Iran blocks former president's website

Iran blocks former president's website

TEHRAN - The Associated Press
Iran blocks former presidents website

Former Iranian President Hashemi Rafsanjani. AP photo

The website of former Iranian President Hashemi Rafsanjani has been blocked after an order from the government, his office confirmed Friday.

Mohammad Hashemi, Rafsanjani's younger brother, told the semiofficial ISNA news agency Friday that a company providing services to the site told Rafsanjani's office that it was ordered to cut it off.

"The company providing services to Ayatollah Rafsanjani's site called and said they've been ordered to cut services to the site. Fifteen minutes later, the site was out of service," ISNA quoted the brother as saying.

Rafsanjani's brother said it was not yet clear which authority ordered the site to be blocked.

Rafsanjani, president from 1989 to 1997, supported opposition leader Mir Hossein Mousavi in the disputed 2009 presidential election that led to re-election of Mahmoud Ahmadinejad.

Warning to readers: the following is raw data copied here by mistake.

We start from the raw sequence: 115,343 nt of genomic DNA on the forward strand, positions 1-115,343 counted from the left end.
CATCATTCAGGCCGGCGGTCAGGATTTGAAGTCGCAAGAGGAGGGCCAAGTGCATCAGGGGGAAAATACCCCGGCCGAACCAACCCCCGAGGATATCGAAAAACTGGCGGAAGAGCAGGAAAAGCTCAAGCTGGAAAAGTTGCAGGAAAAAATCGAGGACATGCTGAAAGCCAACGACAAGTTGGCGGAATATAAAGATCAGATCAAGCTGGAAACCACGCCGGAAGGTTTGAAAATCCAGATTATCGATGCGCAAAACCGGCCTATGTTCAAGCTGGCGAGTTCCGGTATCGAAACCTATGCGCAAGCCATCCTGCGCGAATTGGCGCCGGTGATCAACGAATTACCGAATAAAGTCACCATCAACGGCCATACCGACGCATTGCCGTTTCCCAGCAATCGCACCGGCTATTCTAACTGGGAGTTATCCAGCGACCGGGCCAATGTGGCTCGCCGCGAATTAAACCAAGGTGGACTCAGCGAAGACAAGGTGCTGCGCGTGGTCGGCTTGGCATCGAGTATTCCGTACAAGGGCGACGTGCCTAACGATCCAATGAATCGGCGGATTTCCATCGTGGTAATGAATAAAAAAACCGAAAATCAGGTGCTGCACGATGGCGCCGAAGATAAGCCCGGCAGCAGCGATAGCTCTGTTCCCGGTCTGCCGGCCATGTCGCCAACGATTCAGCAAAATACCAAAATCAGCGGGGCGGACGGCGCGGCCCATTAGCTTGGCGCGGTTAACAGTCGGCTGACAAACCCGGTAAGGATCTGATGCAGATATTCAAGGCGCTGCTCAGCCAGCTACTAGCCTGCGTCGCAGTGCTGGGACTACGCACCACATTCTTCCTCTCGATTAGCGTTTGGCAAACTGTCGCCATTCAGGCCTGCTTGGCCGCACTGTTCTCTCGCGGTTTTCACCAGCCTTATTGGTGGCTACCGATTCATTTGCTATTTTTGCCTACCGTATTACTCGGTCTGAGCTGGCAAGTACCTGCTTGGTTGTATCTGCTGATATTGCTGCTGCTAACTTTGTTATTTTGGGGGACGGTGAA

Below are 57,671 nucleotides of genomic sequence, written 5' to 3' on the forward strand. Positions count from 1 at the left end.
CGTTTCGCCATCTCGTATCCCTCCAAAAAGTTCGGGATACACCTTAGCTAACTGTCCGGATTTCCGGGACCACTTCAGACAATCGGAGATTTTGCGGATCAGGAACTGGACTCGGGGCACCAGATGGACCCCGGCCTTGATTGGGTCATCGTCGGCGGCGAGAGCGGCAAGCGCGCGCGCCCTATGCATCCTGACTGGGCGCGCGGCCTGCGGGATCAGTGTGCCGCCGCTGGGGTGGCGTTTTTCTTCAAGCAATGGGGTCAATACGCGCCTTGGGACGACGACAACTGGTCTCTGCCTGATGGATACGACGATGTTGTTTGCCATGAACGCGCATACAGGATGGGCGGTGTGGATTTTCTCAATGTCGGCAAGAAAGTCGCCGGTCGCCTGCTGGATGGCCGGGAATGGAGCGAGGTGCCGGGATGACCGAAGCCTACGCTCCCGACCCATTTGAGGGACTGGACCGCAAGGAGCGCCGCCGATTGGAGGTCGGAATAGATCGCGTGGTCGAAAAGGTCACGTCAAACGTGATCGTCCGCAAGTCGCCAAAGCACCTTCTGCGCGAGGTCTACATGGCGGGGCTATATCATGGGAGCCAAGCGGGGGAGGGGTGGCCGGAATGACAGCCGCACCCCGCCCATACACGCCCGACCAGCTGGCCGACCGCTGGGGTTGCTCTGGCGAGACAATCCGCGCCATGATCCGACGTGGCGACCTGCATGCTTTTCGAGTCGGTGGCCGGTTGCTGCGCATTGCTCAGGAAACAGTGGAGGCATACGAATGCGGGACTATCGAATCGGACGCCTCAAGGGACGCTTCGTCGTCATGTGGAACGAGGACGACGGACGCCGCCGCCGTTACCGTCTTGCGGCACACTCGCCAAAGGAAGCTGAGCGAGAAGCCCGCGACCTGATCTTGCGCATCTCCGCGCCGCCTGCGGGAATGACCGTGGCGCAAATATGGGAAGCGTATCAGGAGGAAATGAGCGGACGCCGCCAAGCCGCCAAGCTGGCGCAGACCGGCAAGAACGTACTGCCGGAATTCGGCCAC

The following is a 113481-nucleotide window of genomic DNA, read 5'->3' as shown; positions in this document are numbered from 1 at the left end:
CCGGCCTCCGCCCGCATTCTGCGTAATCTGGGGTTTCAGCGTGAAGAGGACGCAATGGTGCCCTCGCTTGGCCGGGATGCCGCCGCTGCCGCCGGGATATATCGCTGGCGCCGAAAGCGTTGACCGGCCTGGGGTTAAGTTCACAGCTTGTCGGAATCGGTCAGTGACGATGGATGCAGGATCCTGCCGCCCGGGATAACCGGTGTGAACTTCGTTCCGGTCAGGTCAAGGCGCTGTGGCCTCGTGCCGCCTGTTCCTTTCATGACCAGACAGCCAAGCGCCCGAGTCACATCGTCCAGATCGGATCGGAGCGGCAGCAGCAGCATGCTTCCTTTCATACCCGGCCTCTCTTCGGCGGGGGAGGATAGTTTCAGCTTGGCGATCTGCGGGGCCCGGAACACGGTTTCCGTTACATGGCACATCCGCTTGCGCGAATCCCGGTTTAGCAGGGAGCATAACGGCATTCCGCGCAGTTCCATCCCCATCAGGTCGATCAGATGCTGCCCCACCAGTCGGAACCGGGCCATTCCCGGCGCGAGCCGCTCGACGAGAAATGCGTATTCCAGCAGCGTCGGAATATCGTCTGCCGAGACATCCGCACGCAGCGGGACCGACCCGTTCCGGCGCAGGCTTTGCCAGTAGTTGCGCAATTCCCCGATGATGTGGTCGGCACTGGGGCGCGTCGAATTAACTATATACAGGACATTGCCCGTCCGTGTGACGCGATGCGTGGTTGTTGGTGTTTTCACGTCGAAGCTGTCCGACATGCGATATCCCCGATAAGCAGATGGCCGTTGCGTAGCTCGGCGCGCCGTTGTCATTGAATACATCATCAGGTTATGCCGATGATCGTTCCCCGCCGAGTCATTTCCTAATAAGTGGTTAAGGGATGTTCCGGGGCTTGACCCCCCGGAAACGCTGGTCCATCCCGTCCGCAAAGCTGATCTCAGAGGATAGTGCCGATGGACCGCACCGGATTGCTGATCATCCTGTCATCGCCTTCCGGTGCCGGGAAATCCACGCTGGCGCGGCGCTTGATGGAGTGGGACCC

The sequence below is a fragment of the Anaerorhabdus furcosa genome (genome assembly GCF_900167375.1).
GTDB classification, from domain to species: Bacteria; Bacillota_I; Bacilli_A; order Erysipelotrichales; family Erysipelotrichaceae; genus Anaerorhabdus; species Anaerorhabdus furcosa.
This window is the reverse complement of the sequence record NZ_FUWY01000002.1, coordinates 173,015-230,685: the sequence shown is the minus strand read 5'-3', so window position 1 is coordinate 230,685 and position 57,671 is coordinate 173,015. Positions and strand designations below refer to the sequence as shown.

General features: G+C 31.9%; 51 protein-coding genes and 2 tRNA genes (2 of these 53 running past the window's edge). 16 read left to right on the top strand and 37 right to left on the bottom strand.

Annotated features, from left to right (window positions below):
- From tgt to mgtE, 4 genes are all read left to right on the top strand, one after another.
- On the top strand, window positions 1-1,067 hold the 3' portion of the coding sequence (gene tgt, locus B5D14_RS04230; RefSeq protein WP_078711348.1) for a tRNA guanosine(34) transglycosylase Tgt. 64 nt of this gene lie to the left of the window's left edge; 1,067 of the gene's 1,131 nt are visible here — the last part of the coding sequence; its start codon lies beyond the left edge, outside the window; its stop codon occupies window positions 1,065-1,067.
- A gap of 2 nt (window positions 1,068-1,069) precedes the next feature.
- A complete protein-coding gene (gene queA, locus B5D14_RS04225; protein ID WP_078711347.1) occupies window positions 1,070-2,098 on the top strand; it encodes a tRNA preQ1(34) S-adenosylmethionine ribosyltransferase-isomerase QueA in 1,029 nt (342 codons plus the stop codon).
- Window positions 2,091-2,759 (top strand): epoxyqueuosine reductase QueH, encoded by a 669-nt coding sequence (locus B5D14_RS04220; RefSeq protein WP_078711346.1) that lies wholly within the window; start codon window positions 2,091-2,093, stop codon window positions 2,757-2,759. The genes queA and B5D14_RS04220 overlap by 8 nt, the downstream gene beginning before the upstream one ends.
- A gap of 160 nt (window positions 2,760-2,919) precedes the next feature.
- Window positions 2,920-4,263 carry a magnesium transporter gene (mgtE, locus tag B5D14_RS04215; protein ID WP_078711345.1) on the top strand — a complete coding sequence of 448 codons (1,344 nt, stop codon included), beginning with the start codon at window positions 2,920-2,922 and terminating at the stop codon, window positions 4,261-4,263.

Since the election, Iran has blocked dozens of opposition websites, including the website of former reformist President Mohammad Khatami. Opposition members believe Ahmadinejad's re-election was fraudulent.

A conservative website accused Rafsanjani's website of seeking to create rifts within the hardline camp ahead of March 12 parliamentary elections.

"Rafsanjani's site is making efforts to create differences among (conservatives)," the website,, said late Thursday.

Registration of candidates for the election ends Friday. The country's major reformist groups are staying out of the race, claiming that basic requirements for free and fair elections have not been met.
In their absence, the poll for the 290-seat assembly is likely to pit candidates who remain staunchly loyal to the country's Supreme Leader Ayatollah Ali Khamenei against those who support Ahmadinejad.

Whatever the outcome, the vote is unlikely to change Iran's course. The country is a theocracy, and Khamenei has final say on all state matters. His differences with Ahmadinejad are largely a matter of internal politics, not policy.

Rafsanjani is still the head of Expediency Council, a body that advises Khamenei on state matters.